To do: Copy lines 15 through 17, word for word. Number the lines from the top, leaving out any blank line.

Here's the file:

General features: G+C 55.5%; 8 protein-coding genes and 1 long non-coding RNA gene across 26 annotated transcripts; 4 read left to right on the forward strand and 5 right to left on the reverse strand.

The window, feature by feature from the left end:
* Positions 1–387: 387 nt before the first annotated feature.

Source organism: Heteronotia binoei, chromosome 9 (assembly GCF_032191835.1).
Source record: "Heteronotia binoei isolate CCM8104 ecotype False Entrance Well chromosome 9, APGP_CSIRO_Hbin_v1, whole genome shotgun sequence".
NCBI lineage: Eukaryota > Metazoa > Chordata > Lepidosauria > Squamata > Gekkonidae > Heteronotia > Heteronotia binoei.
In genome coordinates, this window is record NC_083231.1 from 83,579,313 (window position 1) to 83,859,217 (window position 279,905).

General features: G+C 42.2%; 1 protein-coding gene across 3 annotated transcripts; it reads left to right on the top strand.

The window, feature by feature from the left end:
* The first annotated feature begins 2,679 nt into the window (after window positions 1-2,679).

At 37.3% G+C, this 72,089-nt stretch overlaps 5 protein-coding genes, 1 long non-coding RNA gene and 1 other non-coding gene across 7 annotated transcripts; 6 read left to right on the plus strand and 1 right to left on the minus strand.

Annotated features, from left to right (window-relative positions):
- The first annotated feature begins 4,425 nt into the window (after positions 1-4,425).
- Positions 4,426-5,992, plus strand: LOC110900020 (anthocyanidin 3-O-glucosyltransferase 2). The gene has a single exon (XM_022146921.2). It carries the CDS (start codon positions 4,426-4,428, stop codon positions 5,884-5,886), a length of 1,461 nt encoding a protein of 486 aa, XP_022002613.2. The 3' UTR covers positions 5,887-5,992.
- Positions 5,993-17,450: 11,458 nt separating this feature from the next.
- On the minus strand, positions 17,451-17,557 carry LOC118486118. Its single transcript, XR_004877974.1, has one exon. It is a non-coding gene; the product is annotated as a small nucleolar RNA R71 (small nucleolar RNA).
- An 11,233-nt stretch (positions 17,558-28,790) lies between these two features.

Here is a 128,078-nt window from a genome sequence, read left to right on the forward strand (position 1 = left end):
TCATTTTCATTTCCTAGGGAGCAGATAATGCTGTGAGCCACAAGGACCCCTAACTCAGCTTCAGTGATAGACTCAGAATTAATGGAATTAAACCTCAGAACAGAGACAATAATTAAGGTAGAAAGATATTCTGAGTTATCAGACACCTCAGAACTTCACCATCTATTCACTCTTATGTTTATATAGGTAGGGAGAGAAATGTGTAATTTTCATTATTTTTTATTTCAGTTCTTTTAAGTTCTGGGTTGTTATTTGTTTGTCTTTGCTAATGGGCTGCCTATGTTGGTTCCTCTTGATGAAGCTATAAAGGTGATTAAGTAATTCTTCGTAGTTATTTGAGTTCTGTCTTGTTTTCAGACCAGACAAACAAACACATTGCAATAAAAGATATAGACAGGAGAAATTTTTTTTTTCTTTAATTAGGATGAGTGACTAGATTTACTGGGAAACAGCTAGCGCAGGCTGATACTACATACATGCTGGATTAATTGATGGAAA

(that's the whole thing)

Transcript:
- Positions 5,993-17,450: 11,458 nt separating this feature from the next.
- On the minus strand, positions 17,451-17,557 carry LOC118486118. Its single transcript, XR_004877974.1, has one exon. It is a non-coding gene; the product is annotated as a small nucleolar RNA R71 (small nucleolar RNA).
- An 11,233-nt stretch (positions 17,558-28,790) lies between these two features.